Think of the growing number and frequency of one step forward and two steps backwards in post 1994 efforts to make SA wholesome and good to all. Without doubt, the cumulative effects of the backward steps carry profound implications for the sustainability of the democratic project. Worse still, its failure would have very serious negative implications for the country.
As a professional, Jana used her legal training to fight apartheid. Today’s younger generation of professionals are equally challenged to use their insights and knowledge of the law to deepen social justice and thereby make ours a wholesome and good country for all. Surely this requires professionals who understand that the greatest achievement and satisfaction come from changing society for the better; one generation to another. Which begs the philosophical question whether a generation which fails to do better than its predecessor can claim to have been successful?
One is also inclined to think of the following thematic areas as forming part of the national leadership’s — in politics, business, labour, religion, traditional leadership, youth, women and others — purview as we celebrate and reflect on Jana’s life:
• We should rededicate efforts to address the unacceptably high levels of poverty, inequality and unemployment, commonly referred to as the “triple challenge”. If there is criticism to the recently released “South African Economic Reconstruction and Recovery Plan” document, it is that it lacks the necessary detail and amounts to a wish list which will not take the country to the desired destination;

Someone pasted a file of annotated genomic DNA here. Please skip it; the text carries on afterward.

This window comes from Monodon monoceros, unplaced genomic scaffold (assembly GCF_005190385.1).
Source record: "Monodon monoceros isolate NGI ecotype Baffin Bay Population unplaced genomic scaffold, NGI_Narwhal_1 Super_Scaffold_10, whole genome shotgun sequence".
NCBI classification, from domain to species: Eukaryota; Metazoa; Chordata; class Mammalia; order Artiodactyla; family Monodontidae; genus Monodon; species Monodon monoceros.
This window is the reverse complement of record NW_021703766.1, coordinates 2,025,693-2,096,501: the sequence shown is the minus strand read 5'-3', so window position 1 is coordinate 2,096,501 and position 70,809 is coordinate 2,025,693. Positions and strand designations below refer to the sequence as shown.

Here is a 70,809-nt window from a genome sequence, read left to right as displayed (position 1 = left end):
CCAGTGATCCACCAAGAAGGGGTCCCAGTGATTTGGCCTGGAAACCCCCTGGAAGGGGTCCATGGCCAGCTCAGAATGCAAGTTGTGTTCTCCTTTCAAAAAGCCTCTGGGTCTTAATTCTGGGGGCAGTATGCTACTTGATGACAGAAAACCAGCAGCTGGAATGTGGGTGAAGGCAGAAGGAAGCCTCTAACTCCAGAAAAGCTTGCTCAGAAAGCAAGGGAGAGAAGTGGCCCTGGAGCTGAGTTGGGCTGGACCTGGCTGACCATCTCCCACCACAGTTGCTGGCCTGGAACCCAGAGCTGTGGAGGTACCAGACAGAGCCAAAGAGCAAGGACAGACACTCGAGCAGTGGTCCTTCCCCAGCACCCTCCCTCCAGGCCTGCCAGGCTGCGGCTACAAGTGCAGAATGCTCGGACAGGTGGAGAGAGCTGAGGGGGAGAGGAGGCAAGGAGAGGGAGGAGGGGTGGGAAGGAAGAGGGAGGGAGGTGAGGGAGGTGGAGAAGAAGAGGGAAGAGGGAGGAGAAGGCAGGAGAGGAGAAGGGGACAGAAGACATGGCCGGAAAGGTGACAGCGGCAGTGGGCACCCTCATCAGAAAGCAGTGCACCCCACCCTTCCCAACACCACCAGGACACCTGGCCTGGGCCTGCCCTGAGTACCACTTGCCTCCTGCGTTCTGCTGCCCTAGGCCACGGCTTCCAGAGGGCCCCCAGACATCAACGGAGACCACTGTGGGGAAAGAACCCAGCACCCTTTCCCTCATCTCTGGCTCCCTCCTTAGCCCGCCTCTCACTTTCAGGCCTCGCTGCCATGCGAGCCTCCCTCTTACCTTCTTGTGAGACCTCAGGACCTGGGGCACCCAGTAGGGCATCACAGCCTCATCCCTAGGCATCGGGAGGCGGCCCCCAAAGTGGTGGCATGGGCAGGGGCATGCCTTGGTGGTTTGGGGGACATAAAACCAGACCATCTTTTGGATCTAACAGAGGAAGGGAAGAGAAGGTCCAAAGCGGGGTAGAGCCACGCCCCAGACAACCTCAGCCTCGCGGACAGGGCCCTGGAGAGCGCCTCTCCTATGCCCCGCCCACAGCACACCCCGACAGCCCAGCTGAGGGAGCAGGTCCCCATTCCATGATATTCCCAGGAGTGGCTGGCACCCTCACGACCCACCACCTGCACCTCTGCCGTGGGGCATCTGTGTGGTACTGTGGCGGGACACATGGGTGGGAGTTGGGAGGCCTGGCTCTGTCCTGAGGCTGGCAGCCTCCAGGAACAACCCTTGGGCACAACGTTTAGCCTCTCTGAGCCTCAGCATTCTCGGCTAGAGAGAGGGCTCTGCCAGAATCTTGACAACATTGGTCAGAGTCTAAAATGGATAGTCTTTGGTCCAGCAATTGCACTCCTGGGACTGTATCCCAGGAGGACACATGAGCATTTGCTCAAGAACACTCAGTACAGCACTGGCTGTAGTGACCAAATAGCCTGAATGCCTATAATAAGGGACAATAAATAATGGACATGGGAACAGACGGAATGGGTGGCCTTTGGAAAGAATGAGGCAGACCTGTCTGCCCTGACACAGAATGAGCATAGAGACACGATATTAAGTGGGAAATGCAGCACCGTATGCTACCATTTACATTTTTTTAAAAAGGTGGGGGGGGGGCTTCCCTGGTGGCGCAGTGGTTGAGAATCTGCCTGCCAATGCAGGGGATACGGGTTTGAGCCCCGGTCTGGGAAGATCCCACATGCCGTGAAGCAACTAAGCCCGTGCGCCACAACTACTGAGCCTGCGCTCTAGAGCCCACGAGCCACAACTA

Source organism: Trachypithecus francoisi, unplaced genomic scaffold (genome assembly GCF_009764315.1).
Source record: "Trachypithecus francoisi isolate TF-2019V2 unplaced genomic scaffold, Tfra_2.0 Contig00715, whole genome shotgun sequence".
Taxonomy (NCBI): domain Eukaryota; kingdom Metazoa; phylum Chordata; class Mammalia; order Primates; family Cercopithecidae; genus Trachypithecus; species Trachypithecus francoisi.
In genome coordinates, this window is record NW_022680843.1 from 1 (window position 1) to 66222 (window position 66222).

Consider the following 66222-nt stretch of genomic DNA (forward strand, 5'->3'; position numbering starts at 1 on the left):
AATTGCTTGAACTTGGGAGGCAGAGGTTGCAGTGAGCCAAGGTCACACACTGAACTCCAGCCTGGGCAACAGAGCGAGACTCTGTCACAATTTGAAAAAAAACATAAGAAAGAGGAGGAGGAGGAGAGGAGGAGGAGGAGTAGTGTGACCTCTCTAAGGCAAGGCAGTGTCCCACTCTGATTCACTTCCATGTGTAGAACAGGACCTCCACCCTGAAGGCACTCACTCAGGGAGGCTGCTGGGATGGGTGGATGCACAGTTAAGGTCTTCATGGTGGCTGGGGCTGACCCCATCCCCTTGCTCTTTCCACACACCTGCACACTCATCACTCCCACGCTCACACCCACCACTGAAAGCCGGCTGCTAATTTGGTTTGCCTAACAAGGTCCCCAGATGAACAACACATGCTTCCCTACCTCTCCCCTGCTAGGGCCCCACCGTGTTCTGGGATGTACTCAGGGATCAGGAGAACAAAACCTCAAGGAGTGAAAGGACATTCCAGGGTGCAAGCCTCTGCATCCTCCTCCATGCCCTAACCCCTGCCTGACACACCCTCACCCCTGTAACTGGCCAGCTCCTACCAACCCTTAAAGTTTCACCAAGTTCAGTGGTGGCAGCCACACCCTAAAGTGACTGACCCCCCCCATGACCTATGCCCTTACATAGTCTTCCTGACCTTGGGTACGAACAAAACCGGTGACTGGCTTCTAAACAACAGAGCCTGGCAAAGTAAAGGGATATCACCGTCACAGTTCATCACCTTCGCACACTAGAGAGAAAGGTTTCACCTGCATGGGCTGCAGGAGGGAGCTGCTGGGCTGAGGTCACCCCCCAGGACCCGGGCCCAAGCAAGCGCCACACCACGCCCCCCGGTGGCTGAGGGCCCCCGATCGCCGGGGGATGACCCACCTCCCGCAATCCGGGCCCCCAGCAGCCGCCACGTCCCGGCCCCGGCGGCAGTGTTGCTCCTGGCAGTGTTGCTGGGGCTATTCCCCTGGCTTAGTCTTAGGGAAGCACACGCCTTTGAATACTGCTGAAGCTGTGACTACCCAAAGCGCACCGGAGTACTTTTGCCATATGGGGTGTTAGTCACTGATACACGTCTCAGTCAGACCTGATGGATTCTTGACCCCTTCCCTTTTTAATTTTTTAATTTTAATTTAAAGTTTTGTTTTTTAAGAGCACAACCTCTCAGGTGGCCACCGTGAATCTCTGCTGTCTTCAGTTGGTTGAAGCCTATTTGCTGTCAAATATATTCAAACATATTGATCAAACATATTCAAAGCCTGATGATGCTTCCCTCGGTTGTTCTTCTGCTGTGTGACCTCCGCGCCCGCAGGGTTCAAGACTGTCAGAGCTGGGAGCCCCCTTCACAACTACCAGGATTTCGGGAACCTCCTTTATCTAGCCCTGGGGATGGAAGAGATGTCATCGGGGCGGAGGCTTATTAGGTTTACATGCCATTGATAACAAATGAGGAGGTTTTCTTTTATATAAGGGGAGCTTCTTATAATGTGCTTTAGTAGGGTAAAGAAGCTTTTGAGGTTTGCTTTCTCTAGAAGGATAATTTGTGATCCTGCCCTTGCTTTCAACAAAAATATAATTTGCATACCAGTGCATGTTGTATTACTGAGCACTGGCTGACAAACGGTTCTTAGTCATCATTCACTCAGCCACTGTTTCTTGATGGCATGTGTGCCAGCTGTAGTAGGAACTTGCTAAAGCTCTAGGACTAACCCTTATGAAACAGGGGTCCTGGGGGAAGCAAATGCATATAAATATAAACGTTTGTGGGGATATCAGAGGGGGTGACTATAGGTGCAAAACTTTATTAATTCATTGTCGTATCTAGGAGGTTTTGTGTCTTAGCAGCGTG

• Since the tasks at hand require a committed, skilled, professional and ethical public service, the government should accelerate the strengthening of capacity of the state. Such efforts should pay particular attention to local government sphere which is most closest to the citizenry;
• “The power of education,” said Nelson Mandela, “extends beyond the development of skills we need for economic success. It can contribute to nation-building and reconciliation.” The continued improvement of the public school system cannot be overemphasised;
• SA desperately needs a sustained public discourse on issues of public morality and ethics. The law is an important instrument but no society can ignore the softer intangibles such as its moral and ethical proposition, and;
• More specifically for its gruesome nature, we need a collective national response to the scourge of violence against women and children. There can be no place for women and children abuse in a democracy.
These and other tasks can only be led and achieved by a pious leadership. Only those so inclined are conscious of their historical responsibility to the country and the people as a whole.
A wholesome, people-centred and good society that Priscilla Jana dreamt and worked for can only be realised by those who understand what she knew: comradeship and human solidarity are the bedrock of all struggles for social justice.
Mashile-Nkosi is a businesswoman and chairperson of Kalagadi Manganese